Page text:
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Abbreviations

Last Updated 08/01/2018

A.B./B.A.

Artium Baccalaureus “Bachelor of Arts”

A.D.

Anno Domini “In the year of the Lord”

A.M.

Ante Meridiem “Before the middle of the day”

A.M./M.A.

Artium Magister “Master of Arts”

A.U.C.

Anno Urbis Conditae “In the year of the founding of the city (Rome)” (Basis of Roman dating prior to B.C. and A.D.)

a.v. / ad val.

ad valorem “in proportion to the value”

ad lib.

ad libitum “at one's pleasure” (Freely, spontaneously)

c./ca.

circa “Near / About”

cf.

confer “Bring together / Compare”

d.

denarius “Penny” (In British coinage)

D.G.

Dei gratia “By the grace of God”

D.O.M.

Deo Optimo Maximo “To God the Best the Greatest”

D.V.

Deus Vult. “God wills it.”
Deo Volente “God being willing / If God is willing”

e.g.

exempli gratia “For the sake of example”

et al.

et alii “And other persons” et alibi (et alius + ibi) “And elsewhere”

etc.

et cetera “And other things”

et seq.

et sequens/sequentes “And the one/ones following”

ibid.

ibidem (ibi + idem) “In the same place” (In footnotes, the same work as the one just cited)

id.

idem “the same thing”

i.e.

id est “That is”

I.H.S.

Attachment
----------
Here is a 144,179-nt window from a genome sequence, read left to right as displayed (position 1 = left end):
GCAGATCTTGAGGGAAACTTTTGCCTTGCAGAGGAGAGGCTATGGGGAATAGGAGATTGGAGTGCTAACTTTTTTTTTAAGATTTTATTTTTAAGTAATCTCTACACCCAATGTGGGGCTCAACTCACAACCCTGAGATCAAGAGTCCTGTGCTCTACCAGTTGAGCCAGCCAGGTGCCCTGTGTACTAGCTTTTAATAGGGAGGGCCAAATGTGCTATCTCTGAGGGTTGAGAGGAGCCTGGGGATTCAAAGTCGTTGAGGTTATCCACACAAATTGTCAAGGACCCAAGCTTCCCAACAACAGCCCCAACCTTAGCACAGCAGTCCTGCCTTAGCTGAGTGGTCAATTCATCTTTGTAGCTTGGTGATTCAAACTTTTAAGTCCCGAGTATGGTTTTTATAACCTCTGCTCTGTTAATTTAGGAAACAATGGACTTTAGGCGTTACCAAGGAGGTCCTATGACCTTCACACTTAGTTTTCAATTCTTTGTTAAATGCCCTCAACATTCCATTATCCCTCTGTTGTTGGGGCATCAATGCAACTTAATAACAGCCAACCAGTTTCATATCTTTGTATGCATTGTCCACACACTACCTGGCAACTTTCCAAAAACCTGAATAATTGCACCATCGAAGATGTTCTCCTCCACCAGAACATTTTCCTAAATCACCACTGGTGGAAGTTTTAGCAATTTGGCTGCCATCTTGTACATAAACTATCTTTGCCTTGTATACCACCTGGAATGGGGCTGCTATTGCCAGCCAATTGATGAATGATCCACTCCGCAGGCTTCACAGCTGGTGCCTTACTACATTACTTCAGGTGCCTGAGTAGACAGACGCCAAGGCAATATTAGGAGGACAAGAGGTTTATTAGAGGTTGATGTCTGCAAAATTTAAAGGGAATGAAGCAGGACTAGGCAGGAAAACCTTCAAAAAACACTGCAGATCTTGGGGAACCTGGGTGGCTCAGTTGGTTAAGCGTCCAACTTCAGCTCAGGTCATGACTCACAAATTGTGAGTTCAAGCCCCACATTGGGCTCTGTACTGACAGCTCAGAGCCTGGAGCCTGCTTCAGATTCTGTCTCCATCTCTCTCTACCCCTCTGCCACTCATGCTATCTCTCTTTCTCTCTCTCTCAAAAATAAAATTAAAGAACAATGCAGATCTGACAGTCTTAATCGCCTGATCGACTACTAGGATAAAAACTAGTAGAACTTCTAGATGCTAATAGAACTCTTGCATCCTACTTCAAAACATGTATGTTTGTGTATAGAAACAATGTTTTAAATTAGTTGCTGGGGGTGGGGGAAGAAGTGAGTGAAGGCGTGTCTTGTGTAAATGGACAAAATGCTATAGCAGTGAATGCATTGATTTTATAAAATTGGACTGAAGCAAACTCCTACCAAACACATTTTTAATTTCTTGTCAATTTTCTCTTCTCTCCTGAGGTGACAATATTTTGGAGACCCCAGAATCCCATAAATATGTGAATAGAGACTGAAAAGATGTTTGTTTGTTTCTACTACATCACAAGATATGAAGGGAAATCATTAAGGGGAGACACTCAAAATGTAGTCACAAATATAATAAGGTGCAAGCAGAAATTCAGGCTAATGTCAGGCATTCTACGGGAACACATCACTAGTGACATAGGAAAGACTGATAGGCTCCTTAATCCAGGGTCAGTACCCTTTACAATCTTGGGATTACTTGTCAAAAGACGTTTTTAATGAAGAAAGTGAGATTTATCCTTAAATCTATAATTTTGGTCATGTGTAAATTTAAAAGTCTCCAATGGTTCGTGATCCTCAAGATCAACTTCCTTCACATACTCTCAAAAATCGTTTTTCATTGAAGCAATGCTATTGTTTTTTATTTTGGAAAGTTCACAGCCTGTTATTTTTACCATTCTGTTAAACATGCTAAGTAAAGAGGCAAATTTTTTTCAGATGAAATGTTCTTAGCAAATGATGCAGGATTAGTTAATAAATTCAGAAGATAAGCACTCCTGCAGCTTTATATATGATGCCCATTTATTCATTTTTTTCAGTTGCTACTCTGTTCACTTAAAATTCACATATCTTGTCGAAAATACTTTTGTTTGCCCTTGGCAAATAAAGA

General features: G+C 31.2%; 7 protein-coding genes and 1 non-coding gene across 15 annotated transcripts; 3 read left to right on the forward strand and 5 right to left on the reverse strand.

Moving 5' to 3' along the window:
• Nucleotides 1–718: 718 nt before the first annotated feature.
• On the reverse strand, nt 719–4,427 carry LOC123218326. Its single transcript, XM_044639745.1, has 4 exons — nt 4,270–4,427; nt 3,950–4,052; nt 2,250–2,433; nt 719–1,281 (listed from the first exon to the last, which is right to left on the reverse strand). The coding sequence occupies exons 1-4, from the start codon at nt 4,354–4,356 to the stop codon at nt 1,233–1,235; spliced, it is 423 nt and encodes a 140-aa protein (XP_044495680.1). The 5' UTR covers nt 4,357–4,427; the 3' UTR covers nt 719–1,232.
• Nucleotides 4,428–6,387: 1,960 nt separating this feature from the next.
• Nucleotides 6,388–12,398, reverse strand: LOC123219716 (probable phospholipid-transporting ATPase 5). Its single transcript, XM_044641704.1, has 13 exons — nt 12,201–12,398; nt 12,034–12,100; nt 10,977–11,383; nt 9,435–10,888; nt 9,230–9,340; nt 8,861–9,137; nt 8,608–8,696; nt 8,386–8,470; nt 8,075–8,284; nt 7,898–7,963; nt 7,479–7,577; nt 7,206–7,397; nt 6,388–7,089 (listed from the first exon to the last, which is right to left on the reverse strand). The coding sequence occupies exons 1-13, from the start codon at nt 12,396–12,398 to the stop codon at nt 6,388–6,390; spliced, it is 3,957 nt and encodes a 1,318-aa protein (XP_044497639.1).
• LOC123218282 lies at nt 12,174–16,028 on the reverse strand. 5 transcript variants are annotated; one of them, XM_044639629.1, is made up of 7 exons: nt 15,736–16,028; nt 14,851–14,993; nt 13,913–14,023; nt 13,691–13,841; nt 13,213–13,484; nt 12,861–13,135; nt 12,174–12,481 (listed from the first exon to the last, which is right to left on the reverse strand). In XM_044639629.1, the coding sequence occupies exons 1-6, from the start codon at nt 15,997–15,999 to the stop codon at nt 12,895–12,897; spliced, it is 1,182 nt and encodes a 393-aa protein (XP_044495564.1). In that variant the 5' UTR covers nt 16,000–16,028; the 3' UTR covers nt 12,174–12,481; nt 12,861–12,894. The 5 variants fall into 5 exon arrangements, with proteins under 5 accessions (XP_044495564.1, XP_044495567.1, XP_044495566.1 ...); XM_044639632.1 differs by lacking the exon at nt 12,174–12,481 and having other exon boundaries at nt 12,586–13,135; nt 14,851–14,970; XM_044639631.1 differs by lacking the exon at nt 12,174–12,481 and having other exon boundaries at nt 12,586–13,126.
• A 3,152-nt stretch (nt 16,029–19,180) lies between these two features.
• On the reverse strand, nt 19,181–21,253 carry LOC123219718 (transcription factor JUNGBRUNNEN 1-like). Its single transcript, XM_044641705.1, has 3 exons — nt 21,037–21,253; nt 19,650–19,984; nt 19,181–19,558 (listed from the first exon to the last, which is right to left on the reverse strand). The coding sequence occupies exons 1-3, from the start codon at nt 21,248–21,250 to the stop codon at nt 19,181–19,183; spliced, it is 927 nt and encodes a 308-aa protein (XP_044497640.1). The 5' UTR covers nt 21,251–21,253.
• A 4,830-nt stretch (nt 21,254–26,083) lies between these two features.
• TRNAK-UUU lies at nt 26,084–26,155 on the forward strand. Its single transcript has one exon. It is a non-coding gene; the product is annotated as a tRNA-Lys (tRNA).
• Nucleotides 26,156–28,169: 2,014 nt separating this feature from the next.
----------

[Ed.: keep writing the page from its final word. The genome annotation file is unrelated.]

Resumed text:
In Hoc Signo “In this sign (of the Cross)”
Iesus Hominum Salvator “Jesus the Savior of Men”

I.N.R.I.

Iesus Nazarenus Rex Iudaeorum “Jesus the Nazarene King of the Jews”

J.D.

Jurum Doctor “Doctor of Laws”

lb.

libra “A pound (in weight)”

l.c. / loc. cit.

loco citato “In the place having been cited”

Lit.D. / Litt.D.

Litterarum Doctor “Doctor of Letters (Literature)”

M.D.

Medicinae Doctor “Doctor of Medicine”

N.B./n.b.

Nota bene. “Note well.”

op. cit.

opere citato “In the work cited”

Ph.D.

Philosophiae Doctor “Doctor of Philosophy”

P.M.

Post Meridiem “After the middle of the day”

P.S.

Post Script “Written after” (Appended information)

pro tem.

pro tempore “For the time” (Temporarily)

prox.

proximo / proximo mense (archaic) “In the next month”

Q.E.D.

Quod Erat Demonstrandum “Which was to be proved” (Euclid)

Q.E.F.

Quod erat faciendum “Which was to be done”

q.v.

quod vide “Which see / Whom see”

R.I.P.

Requiescat in pace “May he/she rest in peace.”

sc., scil., ss.

scilicet (shortened form of scire licet, “It is permitted to know / that is to say / namely”

S.P.Q.R.

Senatus Populusque Romanus “The Roman Senate And People” (Que means “and.”)

st.

stet “Let it stand.” (It is correct and should not be changed.)

ult.

ultimo / ultimo mense “In the preceding/last month

u.s.

ut supra “As shown or stated above”

vid.

vide “See”

viz.

videlicet “It is permitted (to a person) to see / It is clear / Clearly / Plainly / To be sure”

vs.

versus “against”

Collected by Edith E. Smith, M.A.

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